I’ve been told “No cellphones in line” at just about every dispensary I’ve visited. They usually cite “patient privacy” rules while referencing HIPAA regulations. My regular pharmacy and my (noncannabis) doctor aren’t as strict. What gives?
It’s about more than just privacy. Cellphones are wonderful and fun, but they can also be a drag in certain situations. When I worked at a club, we didn’t allow cellphones for a variety of reasons:
Volume: No one wants to hear a loud ass conversation in a small waiting room. Also, if you are on the phone talking to that one friend who doesn’t have a letter of recommendation about how y’all are gonna split up the weed, you just broke the law. Congrats!
Security: Cannabis clubs often have large amounts of cash on hand. Criminals love large amounts of cash. There are all kinds of ways someone could use a cellphone to set up a club for a robbery.
Privacy: Your doctor may be cool about it, but I know more than a few medical clinics that have strict policies prohibiting cellphones. It’s very easy to take someone’s picture in a surreptitious manner. While citing HIPAA rules may seem like a convenient excuse, they do serve a purpose.
As someone who is almost always glued to his phone, I understand your frustration. Look at it as an opportunity to prove that you aren’t addicted to your phone. Bring a book. Strike up a conversation. Sit in quiet meditation. I am sure you will be fine.
How do I include my current cannabis experience on my resume?
Be honest and professional. Working for a weed club isn’t a big deal anymore. You just gotta know how to phrase it. Don’t say “budtender,” say “retail sales clerk.” Good customer service is good customer service. Marketing is marketing. Managing is managing.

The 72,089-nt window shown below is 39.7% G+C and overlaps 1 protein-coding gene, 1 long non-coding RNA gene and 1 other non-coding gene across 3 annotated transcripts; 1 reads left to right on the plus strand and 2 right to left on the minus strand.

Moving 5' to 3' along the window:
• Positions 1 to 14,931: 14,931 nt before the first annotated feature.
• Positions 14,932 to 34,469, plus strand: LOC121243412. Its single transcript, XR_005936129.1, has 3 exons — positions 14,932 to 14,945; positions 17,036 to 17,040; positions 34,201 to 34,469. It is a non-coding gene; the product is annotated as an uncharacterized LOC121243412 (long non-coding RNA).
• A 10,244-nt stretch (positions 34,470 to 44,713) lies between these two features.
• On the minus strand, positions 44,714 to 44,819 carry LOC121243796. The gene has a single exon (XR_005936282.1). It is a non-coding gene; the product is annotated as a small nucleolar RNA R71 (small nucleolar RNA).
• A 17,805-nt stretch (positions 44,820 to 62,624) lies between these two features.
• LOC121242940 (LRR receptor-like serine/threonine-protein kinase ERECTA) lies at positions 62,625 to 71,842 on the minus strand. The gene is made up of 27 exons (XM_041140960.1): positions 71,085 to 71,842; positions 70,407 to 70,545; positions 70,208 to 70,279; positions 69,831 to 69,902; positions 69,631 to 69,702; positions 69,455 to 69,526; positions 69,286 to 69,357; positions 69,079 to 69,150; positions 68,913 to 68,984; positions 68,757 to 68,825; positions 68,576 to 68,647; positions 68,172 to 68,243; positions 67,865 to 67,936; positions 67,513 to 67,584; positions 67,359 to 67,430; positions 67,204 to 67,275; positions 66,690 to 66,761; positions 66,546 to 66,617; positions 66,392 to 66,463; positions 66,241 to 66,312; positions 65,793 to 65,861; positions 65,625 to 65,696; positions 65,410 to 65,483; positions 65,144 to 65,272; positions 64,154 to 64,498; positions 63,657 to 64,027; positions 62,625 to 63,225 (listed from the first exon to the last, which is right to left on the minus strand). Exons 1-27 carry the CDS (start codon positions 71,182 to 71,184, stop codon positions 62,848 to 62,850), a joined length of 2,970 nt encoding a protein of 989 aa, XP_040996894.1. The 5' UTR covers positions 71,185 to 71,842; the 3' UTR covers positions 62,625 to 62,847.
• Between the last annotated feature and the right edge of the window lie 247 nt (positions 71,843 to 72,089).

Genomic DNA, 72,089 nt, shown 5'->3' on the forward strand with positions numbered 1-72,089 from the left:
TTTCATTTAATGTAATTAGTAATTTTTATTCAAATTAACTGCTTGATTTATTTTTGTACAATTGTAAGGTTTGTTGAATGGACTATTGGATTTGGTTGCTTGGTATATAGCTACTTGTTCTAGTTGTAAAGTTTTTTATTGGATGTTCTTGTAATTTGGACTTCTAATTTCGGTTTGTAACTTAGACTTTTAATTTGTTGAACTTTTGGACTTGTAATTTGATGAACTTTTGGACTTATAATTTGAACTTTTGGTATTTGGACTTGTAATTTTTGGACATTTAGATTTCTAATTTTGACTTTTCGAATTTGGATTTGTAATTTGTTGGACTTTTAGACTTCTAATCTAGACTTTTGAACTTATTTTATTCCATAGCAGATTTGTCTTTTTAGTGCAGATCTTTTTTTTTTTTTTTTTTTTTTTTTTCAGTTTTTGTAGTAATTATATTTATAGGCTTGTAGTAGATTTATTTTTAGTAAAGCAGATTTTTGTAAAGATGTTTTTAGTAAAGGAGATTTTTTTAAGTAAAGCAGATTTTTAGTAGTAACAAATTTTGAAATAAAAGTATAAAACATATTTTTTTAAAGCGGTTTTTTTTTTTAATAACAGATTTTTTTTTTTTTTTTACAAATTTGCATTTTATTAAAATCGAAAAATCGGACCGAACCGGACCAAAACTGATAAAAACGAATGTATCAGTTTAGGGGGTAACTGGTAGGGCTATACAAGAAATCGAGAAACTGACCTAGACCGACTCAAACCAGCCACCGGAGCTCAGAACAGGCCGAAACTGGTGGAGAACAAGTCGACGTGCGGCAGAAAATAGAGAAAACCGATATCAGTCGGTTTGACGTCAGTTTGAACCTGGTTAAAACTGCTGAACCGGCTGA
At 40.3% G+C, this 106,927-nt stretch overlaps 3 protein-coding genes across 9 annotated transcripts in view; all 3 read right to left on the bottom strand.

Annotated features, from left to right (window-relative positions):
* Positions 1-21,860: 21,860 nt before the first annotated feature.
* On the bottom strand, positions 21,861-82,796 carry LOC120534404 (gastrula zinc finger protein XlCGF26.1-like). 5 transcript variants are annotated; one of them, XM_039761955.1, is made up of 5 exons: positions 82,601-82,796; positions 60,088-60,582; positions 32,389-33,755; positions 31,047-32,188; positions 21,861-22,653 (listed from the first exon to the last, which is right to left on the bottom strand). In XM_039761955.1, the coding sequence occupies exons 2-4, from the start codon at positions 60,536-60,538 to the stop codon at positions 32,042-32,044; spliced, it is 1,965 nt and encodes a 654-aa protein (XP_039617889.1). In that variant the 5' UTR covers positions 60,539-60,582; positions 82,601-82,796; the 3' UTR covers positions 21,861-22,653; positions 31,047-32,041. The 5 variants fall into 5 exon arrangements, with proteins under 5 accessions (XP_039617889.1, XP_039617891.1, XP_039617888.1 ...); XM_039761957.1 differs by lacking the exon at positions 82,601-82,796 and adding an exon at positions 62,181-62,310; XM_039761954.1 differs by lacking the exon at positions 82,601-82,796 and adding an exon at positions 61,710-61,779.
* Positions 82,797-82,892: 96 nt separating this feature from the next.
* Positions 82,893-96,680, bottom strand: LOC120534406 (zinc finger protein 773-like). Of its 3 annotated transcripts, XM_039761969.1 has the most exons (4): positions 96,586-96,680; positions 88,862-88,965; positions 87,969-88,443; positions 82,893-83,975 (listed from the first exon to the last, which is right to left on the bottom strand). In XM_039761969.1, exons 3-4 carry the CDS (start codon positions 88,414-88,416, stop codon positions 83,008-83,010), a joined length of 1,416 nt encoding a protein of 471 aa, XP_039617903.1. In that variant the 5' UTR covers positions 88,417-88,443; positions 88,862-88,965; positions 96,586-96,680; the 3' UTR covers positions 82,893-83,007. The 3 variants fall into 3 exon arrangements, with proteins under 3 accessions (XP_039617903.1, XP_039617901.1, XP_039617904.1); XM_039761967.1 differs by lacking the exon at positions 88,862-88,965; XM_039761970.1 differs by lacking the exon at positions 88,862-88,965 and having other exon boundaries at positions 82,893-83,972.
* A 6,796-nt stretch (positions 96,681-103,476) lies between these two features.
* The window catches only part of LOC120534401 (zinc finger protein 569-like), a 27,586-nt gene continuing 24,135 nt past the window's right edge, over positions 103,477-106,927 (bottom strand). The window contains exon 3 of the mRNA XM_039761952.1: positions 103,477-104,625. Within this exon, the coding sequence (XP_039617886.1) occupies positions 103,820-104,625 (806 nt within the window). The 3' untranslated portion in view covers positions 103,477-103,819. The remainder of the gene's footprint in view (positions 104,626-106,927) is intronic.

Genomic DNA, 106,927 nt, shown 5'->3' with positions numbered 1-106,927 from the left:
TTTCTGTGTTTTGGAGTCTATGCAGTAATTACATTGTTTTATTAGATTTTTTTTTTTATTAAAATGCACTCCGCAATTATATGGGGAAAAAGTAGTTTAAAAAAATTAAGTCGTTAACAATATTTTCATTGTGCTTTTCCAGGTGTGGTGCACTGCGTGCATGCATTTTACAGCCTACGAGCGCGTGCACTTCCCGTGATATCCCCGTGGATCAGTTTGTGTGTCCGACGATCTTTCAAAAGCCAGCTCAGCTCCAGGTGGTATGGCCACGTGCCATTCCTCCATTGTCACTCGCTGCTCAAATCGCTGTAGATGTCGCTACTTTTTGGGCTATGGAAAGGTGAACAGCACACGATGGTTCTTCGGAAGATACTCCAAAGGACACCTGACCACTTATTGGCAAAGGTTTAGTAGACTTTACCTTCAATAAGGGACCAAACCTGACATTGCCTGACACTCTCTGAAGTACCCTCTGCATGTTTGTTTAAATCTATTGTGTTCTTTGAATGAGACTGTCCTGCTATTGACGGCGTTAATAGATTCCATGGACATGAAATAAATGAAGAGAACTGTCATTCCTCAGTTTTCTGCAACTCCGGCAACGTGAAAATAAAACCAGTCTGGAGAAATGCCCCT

Get your former boss to write you a nice reference. Make sure your office skills are up to par. Be on time. Dress like a professional, and don’t smell like weed when you walk in. Ace the interview. Get the job.
Wait, there’s a difference between dabs and hash?
Yeah, but not really. Hashish is made by separating the THC glands from the leaf of the cannabis plant, creating a kind of “concentrate.”
Back in the day, we used to smoke hash on top of a bowl, or rolled in a joint. Now that hash, er, concentrates, are all the rage, people use specialized hash-smoking apparatuses. Generally these thingamajigs work by placing a “dab”—a small bit of concentrated cannabis—on a heated surface and inhaling the vapors.
So a “dab” is just a small amount of hash. Or wax. Or shatter. You get the idea. Language is ever-changing, like bong water.